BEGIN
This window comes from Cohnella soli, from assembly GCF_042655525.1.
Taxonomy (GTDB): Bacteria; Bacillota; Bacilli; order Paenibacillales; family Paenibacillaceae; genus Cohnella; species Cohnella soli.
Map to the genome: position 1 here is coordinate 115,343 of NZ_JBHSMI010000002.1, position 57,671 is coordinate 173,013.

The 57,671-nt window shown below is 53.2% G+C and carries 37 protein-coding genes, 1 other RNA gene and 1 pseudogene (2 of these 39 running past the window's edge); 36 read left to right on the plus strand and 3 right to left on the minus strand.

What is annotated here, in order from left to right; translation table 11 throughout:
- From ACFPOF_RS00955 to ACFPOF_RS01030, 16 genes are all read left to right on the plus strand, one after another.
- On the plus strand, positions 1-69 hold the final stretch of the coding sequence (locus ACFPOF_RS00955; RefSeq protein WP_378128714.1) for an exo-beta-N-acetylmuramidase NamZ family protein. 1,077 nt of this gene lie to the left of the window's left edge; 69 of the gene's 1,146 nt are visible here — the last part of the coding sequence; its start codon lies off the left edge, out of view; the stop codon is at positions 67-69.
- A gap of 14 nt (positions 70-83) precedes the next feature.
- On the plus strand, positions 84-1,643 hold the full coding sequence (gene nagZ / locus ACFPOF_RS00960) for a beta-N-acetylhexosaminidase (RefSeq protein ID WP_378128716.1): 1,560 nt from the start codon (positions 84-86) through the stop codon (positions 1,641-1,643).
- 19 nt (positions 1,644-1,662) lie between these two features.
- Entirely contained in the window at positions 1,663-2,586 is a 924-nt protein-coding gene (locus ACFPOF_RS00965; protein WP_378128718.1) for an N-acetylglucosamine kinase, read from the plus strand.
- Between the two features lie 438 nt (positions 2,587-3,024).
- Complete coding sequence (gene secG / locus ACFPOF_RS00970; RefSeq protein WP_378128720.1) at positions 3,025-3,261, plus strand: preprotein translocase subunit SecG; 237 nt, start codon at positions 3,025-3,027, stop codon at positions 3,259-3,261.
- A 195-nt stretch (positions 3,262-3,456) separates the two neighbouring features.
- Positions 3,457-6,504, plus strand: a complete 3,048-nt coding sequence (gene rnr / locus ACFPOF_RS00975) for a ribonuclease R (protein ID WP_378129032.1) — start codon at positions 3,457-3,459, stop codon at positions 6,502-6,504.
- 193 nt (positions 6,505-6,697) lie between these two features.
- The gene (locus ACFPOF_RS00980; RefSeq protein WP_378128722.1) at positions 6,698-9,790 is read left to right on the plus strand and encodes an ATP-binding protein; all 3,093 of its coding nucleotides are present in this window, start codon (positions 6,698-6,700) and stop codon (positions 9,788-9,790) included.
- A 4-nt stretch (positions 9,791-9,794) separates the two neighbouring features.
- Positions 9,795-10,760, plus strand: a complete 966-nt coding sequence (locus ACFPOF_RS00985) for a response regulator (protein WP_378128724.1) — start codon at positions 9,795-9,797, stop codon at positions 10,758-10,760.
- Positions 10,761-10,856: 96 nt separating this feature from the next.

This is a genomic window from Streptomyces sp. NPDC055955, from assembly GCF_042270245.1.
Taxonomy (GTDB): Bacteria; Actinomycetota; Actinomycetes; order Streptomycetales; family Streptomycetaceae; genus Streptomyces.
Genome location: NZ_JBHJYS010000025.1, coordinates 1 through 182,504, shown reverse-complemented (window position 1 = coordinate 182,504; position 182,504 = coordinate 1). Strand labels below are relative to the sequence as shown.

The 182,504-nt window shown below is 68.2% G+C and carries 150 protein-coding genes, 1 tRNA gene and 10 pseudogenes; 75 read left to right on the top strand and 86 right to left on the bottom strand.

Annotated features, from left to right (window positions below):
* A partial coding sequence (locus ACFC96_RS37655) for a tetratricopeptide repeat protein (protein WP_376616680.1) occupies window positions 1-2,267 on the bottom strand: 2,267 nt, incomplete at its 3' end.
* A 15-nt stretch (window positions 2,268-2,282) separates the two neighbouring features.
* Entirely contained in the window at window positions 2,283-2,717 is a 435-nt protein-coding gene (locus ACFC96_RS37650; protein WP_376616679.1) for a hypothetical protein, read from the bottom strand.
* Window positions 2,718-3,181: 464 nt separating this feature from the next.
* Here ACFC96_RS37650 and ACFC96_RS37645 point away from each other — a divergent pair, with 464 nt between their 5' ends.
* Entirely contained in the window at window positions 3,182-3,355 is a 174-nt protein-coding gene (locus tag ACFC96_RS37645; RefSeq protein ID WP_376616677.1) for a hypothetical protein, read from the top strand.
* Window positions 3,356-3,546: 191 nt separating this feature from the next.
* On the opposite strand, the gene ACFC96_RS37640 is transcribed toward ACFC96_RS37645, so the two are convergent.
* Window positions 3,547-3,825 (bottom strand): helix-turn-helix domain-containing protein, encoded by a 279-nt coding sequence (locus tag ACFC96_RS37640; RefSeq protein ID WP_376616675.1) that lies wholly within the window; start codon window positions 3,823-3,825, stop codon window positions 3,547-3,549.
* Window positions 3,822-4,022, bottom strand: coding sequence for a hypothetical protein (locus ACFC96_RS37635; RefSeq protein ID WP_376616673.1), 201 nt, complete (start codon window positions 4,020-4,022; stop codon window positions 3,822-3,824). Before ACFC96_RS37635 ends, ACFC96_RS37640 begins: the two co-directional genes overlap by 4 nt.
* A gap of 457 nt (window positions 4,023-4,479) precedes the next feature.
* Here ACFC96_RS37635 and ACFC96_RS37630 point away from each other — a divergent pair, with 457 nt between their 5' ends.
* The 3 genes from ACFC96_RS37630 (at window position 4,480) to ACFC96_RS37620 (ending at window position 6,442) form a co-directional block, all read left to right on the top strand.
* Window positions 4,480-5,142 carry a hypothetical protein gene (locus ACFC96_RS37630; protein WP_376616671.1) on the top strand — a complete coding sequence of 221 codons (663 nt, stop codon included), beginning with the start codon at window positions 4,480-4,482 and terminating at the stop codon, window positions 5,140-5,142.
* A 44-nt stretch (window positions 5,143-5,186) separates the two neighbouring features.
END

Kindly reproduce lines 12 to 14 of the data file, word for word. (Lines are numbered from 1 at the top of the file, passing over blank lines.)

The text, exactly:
- Between the two features lie 438 nt (positions 2,587-3,024).
- Complete coding sequence (gene secG / locus ACFPOF_RS00970; RefSeq protein WP_378128720.1) at positions 3,025-3,261, plus strand: preprotein translocase subunit SecG; 237 nt, start codon at positions 3,025-3,027, stop codon at positions 3,259-3,261.
- A 195-nt stretch (positions 3,262-3,456) separates the two neighbouring features.